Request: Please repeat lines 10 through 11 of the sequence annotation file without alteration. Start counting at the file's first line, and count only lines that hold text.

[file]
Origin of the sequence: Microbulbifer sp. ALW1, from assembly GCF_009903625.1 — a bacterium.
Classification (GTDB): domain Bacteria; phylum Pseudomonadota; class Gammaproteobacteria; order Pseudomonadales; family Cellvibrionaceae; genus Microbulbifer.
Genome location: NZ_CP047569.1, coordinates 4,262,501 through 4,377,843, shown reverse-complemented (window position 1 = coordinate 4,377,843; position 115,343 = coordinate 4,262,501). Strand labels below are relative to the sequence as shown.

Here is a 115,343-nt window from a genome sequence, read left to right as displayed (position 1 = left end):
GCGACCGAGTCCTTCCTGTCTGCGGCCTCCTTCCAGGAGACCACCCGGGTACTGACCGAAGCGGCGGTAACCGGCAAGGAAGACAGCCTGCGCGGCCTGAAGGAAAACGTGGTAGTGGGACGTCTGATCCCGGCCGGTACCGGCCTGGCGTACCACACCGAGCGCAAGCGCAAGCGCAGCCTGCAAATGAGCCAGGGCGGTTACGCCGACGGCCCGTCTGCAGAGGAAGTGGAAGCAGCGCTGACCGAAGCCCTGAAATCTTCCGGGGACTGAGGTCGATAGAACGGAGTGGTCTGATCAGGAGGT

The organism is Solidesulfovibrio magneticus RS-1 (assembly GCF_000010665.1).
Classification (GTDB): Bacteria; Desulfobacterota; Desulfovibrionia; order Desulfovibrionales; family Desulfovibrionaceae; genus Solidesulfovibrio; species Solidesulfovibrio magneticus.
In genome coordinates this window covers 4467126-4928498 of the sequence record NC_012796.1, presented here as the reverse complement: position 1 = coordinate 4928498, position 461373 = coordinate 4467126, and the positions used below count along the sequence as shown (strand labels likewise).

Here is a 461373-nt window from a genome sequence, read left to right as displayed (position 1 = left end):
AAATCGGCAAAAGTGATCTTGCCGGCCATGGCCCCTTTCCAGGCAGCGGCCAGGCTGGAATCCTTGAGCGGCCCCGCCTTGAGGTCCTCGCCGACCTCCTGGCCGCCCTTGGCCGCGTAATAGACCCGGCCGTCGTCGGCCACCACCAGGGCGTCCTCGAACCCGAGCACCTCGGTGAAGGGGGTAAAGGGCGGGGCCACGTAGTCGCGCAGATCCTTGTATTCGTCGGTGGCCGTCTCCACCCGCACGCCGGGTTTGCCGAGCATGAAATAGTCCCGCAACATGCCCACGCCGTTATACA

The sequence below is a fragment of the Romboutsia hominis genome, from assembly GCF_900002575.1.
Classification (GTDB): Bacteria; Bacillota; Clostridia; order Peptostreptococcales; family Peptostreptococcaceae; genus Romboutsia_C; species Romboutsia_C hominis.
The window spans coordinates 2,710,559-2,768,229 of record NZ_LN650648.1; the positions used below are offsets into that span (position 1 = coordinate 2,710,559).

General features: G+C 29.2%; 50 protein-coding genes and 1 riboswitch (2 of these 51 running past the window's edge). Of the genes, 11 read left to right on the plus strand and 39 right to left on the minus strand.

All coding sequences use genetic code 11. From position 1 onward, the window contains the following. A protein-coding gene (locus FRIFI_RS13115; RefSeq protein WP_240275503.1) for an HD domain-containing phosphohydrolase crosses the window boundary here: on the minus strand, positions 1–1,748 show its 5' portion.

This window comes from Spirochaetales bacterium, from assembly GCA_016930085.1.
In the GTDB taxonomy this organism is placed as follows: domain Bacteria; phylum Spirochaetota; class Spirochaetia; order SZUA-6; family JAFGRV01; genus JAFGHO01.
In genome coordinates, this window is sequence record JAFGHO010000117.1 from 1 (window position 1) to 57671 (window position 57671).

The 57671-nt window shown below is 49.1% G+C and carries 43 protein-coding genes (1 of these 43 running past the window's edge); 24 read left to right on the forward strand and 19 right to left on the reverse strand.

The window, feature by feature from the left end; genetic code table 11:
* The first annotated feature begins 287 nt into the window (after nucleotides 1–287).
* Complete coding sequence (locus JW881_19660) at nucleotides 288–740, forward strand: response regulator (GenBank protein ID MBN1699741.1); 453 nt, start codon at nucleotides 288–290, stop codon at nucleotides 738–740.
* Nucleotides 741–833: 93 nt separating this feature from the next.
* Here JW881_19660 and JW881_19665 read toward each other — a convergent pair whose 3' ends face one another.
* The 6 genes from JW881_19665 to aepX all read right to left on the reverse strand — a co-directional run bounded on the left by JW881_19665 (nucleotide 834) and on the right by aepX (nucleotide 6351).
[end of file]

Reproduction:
AAATCGGCAAAAGTGATCTTGCCGGCCATGGCCCCTTTCCAGGCAGCGGCCAGGCTGGAATCCTTGAGCGGCCCCGCCTTGAGGTCCTCGCCGACCTCCTGGCCGCCCTTGGCCGCGTAATAGACCCGGCCGTCGTCGGCCACCACCAGGGCGTCCTCGAACCCGAGCACCTCGGTGAAGGGGGTAAAGGGCGGGGCCACGTAGTCGCGCAGATCCTTGTATTCGTCGGTGGCCGTCTCCACCCGCACGCCGGGTTTGCCGAGCATGAAATAGTCCCGCAACATGCCCACGCCGTTATACA

The sequence below is a fragment of the Romboutsia hominis genome, from assembly GCF_900002575.1.